As thoughtful, caring parents, we would never want to teach our kids that violence is the answer to any or every problem. We want our children to learn to get along with others, share, be kind, say “excuse me,” and try their best at an empathetic, “I’m sorry.”
I thought I was attuned to the violence that surrounds us in American culture. However, a trip to our local department store with my kids yesterday was shocking. We stepped into the toy aisles. Here is a quick rundown of the toys and action figures, in order …
• Power Rangers
• Star Wars
• Elite Force – modern Army/military toys
• Professional wrestling
• More Power Rangers
• Teenage Mutant Ninja Turtles
• Super Hero Smashers
• Marvel Comics characters — Hulk, Avengers, Captain America, etc.
• Horror Series — Michael Meyers action figure from Halloween movies and Eric Draven from the Crow
• Game of Thrones
• Super Hero Adventures — these are tiny cute versions of Spider-Man, Batman, Wonder Woman and Hulk for younger kids.
Notice a pattern here? Every toy, without exception, uses violence and weapons to cause pain and/or death as their solution to problems. Then, with the Horror Series, we are supposed to play serial killer? Seriously?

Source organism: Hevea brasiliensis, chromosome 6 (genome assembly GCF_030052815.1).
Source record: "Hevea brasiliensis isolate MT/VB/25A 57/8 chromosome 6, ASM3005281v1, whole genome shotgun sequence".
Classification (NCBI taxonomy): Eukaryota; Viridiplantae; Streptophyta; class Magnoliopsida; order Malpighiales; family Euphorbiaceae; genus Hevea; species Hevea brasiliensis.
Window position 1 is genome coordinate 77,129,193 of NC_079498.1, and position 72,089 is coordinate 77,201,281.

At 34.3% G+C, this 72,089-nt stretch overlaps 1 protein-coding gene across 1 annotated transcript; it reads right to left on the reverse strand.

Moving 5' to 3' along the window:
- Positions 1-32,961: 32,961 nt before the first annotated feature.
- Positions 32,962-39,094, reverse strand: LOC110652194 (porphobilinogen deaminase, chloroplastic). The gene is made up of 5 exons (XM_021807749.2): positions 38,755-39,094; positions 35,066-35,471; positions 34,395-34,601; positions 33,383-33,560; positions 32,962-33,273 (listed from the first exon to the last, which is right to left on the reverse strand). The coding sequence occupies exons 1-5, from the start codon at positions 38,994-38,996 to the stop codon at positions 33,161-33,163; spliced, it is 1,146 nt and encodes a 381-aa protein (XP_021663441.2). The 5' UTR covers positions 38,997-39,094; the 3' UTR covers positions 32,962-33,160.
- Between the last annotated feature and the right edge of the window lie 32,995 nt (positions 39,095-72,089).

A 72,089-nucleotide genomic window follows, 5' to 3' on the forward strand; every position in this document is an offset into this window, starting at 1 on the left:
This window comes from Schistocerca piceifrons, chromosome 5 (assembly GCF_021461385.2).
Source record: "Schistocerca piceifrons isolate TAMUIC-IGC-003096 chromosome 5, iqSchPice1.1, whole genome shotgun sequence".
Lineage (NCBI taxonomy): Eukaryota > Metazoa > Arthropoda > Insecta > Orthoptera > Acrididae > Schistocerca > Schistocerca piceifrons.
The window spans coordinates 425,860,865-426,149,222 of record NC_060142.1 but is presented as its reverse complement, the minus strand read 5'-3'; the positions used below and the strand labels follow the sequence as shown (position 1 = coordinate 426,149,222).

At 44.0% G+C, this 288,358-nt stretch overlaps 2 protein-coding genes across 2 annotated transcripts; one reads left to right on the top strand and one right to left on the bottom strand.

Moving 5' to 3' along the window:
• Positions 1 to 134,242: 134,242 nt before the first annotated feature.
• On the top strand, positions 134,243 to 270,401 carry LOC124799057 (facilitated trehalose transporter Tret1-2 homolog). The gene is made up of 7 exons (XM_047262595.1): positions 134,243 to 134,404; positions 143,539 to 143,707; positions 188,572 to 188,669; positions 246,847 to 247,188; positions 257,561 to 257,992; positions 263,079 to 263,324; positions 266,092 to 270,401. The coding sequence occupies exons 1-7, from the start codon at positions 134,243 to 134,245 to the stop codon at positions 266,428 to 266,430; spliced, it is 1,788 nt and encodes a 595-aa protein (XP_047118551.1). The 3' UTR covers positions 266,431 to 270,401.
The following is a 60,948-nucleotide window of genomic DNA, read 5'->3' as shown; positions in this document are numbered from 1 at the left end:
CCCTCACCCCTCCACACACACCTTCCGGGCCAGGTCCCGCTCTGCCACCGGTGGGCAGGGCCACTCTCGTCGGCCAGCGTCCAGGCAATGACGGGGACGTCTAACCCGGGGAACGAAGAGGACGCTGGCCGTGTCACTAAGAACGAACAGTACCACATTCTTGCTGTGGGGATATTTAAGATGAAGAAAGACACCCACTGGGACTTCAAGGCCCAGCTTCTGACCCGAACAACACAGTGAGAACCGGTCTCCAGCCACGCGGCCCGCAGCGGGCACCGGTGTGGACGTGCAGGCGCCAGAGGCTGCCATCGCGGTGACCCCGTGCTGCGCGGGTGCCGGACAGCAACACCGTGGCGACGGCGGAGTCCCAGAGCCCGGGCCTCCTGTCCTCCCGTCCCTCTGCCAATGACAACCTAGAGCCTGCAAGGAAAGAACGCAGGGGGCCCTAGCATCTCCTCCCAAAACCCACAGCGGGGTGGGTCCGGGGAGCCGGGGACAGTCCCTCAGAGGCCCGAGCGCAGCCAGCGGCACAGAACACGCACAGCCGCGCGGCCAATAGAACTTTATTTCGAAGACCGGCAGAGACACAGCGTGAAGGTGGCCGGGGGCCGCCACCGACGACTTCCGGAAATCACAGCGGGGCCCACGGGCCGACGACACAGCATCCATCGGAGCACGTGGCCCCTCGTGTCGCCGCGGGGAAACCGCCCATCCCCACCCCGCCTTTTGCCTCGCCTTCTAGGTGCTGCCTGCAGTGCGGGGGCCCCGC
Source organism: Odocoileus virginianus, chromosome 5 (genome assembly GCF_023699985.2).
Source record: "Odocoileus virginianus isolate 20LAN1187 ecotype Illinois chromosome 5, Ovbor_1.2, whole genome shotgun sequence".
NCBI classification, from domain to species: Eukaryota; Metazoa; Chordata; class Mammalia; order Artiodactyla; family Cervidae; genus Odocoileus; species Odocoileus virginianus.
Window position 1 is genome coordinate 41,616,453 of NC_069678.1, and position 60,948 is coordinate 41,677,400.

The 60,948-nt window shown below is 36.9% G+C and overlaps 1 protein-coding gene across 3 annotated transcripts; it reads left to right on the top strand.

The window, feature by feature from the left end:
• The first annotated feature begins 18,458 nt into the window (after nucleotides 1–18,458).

What message does this send our children? Violence is heroic. Violence is the solution to all problems. Violence is a super power.
We are aghast and outraged when we see ISIS beheading a person on the nightly news, yet our children play out the same gruesome scenarios with the toys we get them for their birthdays, the movies we take them to see, the comic books we buy for them, the shows they watch on TV, and the video games we buy for them.
What is a solution for this? Do I want a Selma action figure series at Target? Perhaps a Gandhi bobble-head? (Yes, that one exists …)
While that would be nice, the solution that I seek is to empower parents to take a stand for your values. Take a stand for peace-making. Take a stand for selfless service to others, out of compassion and empathy.
Your children are looking to you to define how to interact with the world. Talk with them about your values, especially at Target, and especially in the toy aisle.
How do you solve problems? Connect it to your faith or your belief system. What does it mean to you to be a Christian? A Muslim? A Unitarian Universalist? A Humanitarian? Who are the super heroes in your life and why?
Suddenly, those plastic “super heroes” and weapons seem pretty silly and your family’s connections, values and relationships have grown much deeper.
Stand strong. Put peace into their hands. Leave the violence on the shelf.
David Soleil, syndicated by PeaceVoice, is the former chair of the leadership education group for the International Leadership Association, and a founder and staff member at the K-12 Sudbury School of Atlanta.
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